CrimProf Blog

Editor: Kevin Cole
Univ. of San Diego School of Law

Monday, May 15, 2017

Kaye on Excuses

Anders Kaye (Thomas Jefferson School of Law) has posted Excuses in Exile (48 University of Michigan Journal of Law Reform 437 (2015)) on SSRN. Here is the abstract:

In this paper, I explore the mysterious relationship between excuse and mitigation and show that we sometimes exile excusing facts to the realm of mitigation, stripping them of much of their power and significance. In so doing, I suggest, we turn the realm of mitigation into something like the unconscious of the criminal law, a place to bury facts about wrongdoers and criminality about which we are deeply conflicted.

I begin by highlighting the practical importance of the distinction between excuse and mitigation. As I explain, to categorize a fact as “mitigating” rather than “excusing” is to relegate it to a second-class status (substantively and procedurally) among sympathetic and explanatory facts about wrongdoers. Yet, despite the importance of this distinction, the boundary between excuse and mitigation is poorly mapped in criminal theory.

To cast light on this area of uncertainty, I propose a schema for distinguishing excusing facts from mitigating facts. On this schema, facts that diminish a person’s responsibility for a wrongdoing are excusing, while facts that favor reduced punishment for other reasons – such as those rooted in the various non-retributive purposes of punishment -- are mitigating. I employ this schema to evaluate traditional distinctions between excuse and mitigation, re-sorting sympathetic and explanatory facts about wrongdoers into three categories: (1) the uncontroversially excusing, (2) the uncontroversially mitigating, and (3) the “excuses in exile” -- a cohort of facts including possible excuses and possible partial excuses that we have traditionally treated as mitigating despite strong reason to think they may actually be excusing. Looking more closely at why we exile these potential excuses, I identify some potentially troubling explanations, including explanations that point to the politics of the criminal law (rather than its theory), and I suggest that we may shunt certain sorts of excusing facts into the mitigation category because we are conflicted about recognizing their excusing force. In this sense, I propose, we make the realm of mitigation into something like the unconscious of the criminal law, a repository for facts and insights regarding wrongdoers and crime about which we have unresolved conflicts.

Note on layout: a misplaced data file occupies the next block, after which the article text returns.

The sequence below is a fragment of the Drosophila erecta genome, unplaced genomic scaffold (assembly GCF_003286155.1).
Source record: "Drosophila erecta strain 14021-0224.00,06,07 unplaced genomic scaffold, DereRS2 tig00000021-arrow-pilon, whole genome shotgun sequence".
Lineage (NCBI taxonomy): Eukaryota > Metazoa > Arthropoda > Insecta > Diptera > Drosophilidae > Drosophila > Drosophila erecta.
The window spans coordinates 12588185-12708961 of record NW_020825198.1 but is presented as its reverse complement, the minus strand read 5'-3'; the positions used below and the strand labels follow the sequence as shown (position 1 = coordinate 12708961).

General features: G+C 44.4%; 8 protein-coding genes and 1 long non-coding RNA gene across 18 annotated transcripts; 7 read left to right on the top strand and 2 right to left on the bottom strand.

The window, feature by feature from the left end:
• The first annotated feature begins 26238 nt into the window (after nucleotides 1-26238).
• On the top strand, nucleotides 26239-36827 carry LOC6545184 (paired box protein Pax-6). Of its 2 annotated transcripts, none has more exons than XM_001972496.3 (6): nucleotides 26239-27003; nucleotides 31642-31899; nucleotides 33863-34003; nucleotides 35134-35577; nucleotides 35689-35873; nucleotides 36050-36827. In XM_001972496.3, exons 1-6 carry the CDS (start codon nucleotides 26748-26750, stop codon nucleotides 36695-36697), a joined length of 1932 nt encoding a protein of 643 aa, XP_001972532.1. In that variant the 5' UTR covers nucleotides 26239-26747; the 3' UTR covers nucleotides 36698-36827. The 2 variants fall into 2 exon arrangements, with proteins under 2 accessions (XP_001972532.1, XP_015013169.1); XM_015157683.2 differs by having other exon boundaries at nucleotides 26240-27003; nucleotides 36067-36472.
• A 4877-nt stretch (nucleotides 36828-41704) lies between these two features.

Finally, having cast light on some of the conflicts buried in the criminal law’s unconscious, I conclude by suggesting some therapies, including particularized and generic revisions to excuse doctrine and more scrupulous handling of certain mitigations. Each is a way of bringing the exiled excuses at least part way back from that unconscious, so that we can more directly engage the difficult facts about wrongdoers and crime that we have been burying in the realm of mitigation.

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